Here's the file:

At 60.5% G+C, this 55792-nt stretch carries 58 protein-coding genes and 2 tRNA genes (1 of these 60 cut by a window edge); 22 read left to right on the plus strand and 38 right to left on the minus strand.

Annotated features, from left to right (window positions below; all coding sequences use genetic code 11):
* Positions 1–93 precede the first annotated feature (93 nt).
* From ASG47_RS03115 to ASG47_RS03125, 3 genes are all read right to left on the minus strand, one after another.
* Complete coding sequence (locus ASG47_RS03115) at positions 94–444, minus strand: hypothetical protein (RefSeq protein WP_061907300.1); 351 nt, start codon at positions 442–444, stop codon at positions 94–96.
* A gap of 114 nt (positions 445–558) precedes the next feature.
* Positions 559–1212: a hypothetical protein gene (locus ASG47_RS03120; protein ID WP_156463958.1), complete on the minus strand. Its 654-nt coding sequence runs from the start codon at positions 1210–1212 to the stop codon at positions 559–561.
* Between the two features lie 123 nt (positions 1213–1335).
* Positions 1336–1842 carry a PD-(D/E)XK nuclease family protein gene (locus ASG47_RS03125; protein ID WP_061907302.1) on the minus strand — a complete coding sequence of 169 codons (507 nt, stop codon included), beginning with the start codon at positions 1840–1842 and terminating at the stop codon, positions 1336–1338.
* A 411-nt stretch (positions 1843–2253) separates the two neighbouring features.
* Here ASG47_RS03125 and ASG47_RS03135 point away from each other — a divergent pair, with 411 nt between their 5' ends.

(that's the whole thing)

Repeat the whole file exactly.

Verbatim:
At 60.5% G+C, this 55792-nt stretch carries 58 protein-coding genes and 2 tRNA genes (1 of these 60 cut by a window edge); 22 read left to right on the plus strand and 38 right to left on the minus strand.

Annotated features, from left to right (window positions below; all coding sequences use genetic code 11):
* Positions 1–93 precede the first annotated feature (93 nt).
* From ASG47_RS03115 to ASG47_RS03125, 3 genes are all read right to left on the minus strand, one after another.
* Complete coding sequence (locus ASG47_RS03115) at positions 94–444, minus strand: hypothetical protein (RefSeq protein WP_061907300.1); 351 nt, start codon at positions 442–444, stop codon at positions 94–96.
* A gap of 114 nt (positions 445–558) precedes the next feature.
* Positions 559–1212: a hypothetical protein gene (locus ASG47_RS03120; protein ID WP_156463958.1), complete on the minus strand. Its 654-nt coding sequence runs from the start codon at positions 1210–1212 to the stop codon at positions 559–561.
* Between the two features lie 123 nt (positions 1213–1335).
* Positions 1336–1842 carry a PD-(D/E)XK nuclease family protein gene (locus ASG47_RS03125; protein ID WP_061907302.1) on the minus strand — a complete coding sequence of 169 codons (507 nt, stop codon included), beginning with the start codon at positions 1840–1842 and terminating at the stop codon, positions 1336–1338.
* A 411-nt stretch (positions 1843–2253) separates the two neighbouring features.
* Here ASG47_RS03125 and ASG47_RS03135 point away from each other — a divergent pair, with 411 nt between their 5' ends.